ART WORKSHOP

I am a self taught art maker.  I started drawing when I was nine and went to an art school for kids set up by art educator, Gordon Tovey at King Edward Technical College in Dunedin (1956).   Use of other media came a little later and continued informally into adult life alongside the disciplines of music, songwriting, recording,  commercial writing & production for radio, that led to arts journalism, facilitation and curation.  
 
In the time of the Settlement of Ngai Tahu  with the Crown, the arts were seen as way to move the tribe forward and away from grievance.    I facilitated events featuring the work and thinking  of Ngai Tahu artists across performing, visual and language arts disciplines.  Coupled with my re-established faith in Christ, a need to paint grew,  alongside accelerated dimensions of colour, form and thought.  After four dynamic years with my iwi Ngai Tahu,  change was on my horizon.   I was interested in the application of the arts as a tool to build and strengthen skill amongst people groups and communities where there was less opportunity for creative development.  I was uncertain how that would transpire. 

At intervals between 2003 and 2009 I trialled arts programmes as a tool amongst prisoners in Canterbury Prisons. The idea was to use the arts to begin talking / thinking about vision and goals for their future.   I made art alongside men, women and youth, and took small collections of their work to public audiences outside the wire.  There were a number of smaller and some large scale works and events developed  over a period of 6 years including the Ruia Prison Arts Fund Raising exhibition (see Prison Art pages).

I received an Arts Access Aotearoa National Award for Arts Services to Prisoners in 2007.  On the back of that I joined two other writers to develop a National Prison Art Strategy for Arts Access Aotearoa and the Department of Corrections Wellington (2008-2012).  That work was completed in a time of major constraint;  the new Key government, a global economic downturn and complex restructuring of government departments.  

 In this period I met with The Learning Connexion who were delivering NZQA programmes to prisoner populations across New Zealand.  I was offered a series of scholarships between 2010 and 2015 that would familiarise me with their entire curriculum, activate a formal arts practice and introduce me to an all important understanding of materiality;  the use of, and to some degree a pursuit of mastery of  materials in order to have that material information translate into the narrative of work.  (See Arts Workshop on this site).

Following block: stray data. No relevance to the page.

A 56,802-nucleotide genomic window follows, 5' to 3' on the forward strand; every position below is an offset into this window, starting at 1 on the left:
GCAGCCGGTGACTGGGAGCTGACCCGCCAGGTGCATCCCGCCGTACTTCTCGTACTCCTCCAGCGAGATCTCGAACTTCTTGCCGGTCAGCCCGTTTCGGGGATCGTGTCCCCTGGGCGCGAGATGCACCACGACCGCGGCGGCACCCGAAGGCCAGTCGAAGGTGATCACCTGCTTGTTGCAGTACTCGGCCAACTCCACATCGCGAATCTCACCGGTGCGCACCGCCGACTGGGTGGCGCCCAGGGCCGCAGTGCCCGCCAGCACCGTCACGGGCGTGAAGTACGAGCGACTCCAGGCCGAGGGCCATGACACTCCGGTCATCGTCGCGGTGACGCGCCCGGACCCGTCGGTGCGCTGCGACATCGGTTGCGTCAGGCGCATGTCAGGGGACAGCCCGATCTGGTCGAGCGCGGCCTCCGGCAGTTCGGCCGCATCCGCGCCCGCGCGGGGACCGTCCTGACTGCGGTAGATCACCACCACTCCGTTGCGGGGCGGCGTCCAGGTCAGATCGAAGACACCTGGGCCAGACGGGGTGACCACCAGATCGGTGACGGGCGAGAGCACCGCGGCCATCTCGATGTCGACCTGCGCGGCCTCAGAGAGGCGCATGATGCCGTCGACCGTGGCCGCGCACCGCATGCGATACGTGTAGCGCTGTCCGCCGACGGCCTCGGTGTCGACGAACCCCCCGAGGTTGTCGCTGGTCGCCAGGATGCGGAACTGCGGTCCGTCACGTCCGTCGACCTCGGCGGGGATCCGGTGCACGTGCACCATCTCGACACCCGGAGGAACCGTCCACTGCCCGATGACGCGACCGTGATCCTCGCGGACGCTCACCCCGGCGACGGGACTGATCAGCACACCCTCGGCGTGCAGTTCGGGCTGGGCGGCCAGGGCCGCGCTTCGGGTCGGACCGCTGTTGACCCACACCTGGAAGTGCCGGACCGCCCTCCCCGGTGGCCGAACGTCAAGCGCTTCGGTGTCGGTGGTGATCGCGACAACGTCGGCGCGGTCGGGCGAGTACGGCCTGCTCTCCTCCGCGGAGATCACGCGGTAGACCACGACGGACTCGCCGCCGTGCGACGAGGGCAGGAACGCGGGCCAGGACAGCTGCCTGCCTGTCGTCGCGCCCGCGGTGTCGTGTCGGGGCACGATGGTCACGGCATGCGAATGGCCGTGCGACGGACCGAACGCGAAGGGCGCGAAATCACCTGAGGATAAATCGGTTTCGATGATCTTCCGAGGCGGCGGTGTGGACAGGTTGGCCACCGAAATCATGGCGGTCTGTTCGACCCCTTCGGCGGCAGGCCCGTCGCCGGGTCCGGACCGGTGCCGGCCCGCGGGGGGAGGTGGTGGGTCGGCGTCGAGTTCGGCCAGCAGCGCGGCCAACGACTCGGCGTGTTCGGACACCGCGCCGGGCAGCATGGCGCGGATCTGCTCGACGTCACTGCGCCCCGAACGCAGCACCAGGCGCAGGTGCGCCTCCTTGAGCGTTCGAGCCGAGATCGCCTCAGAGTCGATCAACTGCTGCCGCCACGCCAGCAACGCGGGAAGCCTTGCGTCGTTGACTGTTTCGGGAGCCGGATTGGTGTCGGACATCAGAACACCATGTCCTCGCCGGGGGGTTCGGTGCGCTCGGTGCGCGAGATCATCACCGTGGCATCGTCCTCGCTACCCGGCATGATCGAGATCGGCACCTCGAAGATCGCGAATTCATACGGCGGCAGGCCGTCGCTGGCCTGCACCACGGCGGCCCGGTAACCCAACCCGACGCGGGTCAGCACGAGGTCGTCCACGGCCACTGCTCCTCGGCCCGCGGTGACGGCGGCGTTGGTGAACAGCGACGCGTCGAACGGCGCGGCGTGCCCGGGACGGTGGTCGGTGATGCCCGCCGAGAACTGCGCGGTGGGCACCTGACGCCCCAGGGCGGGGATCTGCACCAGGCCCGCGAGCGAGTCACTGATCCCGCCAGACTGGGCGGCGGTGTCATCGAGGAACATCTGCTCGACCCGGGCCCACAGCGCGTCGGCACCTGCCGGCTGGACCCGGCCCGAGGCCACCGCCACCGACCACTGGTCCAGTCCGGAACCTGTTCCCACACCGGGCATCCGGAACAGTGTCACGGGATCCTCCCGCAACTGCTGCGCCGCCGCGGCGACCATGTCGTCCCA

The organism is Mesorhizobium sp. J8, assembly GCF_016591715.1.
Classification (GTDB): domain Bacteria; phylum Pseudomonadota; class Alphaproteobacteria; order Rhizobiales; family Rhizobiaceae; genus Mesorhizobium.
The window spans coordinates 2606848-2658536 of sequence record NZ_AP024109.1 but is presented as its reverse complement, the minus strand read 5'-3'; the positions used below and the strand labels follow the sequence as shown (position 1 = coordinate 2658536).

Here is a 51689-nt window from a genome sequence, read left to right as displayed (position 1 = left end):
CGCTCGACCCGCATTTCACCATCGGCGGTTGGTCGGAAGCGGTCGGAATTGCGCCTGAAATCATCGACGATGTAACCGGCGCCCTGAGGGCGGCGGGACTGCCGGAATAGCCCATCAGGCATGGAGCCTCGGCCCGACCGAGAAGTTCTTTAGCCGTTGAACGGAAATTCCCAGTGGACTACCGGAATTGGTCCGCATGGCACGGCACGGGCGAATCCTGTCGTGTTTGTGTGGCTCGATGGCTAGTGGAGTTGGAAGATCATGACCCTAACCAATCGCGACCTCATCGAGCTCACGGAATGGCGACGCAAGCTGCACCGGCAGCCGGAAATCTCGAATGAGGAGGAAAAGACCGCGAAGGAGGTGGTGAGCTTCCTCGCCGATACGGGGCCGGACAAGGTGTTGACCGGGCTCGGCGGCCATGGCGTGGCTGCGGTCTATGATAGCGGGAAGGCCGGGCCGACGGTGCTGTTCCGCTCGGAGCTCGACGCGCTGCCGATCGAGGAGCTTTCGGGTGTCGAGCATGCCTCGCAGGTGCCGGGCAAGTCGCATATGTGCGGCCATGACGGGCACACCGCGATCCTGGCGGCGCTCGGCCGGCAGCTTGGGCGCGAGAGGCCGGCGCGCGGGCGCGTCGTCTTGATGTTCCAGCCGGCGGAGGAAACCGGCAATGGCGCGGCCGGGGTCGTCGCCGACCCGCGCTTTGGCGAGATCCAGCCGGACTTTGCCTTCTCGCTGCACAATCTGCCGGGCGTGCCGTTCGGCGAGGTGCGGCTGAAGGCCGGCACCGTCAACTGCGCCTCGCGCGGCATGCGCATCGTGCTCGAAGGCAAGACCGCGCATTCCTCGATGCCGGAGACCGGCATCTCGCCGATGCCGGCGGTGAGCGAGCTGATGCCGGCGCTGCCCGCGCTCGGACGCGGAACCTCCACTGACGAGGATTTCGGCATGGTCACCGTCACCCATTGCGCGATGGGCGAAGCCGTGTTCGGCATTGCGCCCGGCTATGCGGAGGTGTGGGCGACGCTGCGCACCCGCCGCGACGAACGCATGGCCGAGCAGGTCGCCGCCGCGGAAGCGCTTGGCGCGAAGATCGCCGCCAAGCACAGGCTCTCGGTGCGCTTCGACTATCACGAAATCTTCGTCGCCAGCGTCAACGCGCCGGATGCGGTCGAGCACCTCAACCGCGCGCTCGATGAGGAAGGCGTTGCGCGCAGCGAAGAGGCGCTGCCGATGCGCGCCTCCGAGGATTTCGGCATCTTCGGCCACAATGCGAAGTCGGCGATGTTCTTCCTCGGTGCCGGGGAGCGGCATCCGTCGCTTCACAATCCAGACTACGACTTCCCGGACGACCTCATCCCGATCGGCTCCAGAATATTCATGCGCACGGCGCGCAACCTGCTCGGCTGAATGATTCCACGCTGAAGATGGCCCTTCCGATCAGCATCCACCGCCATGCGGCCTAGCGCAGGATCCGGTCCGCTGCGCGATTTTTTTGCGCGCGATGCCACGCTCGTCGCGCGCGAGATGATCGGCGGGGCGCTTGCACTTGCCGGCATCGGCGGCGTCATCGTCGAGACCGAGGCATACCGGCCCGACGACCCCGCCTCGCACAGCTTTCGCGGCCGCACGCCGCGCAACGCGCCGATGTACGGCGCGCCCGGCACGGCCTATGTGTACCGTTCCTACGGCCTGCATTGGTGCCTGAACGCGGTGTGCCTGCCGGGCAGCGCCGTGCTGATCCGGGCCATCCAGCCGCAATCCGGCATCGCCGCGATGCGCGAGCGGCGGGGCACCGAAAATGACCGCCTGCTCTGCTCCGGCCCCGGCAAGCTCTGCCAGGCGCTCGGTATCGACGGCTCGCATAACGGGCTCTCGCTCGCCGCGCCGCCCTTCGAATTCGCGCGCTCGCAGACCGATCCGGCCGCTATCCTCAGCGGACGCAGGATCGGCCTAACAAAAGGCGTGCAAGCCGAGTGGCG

2015 - GROUNDWORK / NAVIGATION / WHAKATAATUTU The Learning Connexion, Wellington

9 December 2014

October 6th 2014 marked the start of full-time painting & drawing scholarship with The Learning Connexion in Wellington NZ mentored by Peter Adsett (Melbourne).  I'm eight weeks into the Advanced Level 7 course realising I have little language for the territory I find myself.  Through the course of study and experimentation around process, materiality and horizontality the white paint on black builder's paper works arrived.  These works use both paint and the builder's paper as structures.  White being the floor and black working as a wall...  A key element of the work is an  indicator of time.

February 2015 started with a slow response to 'shifters' - elements in 2D works that cause a work to shift, focus or refocus.  The elements of line, linguistics, colour, shadow, on existent images /  collage etc are used to prioritise or bring the purpose of the work into clear view. 

 In the month of March  / April 2015 - site specific work was inspired by shadows on  concrete stairs in an outdoor auditorium I noticed 18 months earlier.   My focus was the uniform lines of moving shadow.  The resulting photographs prompt the geometric lines / patterns / grids reminiscent of navigational histories. 

 I  manipulated images to meet/align/respond to instinct, and in fact discovered marks that I'd been making for almost 20 years. I  began considering how or if the images could be progressed to respond to course directives of  materiality, process, verticality, horizontality, structure and ground. They could.  Armed with 12 gram unprimed tent canvas, eyeleted for easy transportation, I started experimenting with charcoal brushed wet into the grain of the fabric.  I used photos for reference and began to navigate the dark spaces that opened up.  One unresolved work although finished, led to another.

Navigating seemed to be the governing aspect of this work;   unchartered spaces of faith,  unknown earth and ocean,  ideas of measuring, surveying and charting depths / learning in the dark ...  to arrive at a point of resolve.      Seven x 2 metre works were made.  Five were shown as a series, in  a graduation exhibition, along with initiating photographic notes. 

 

Contact

Moana Tipa: info@moanatipa.com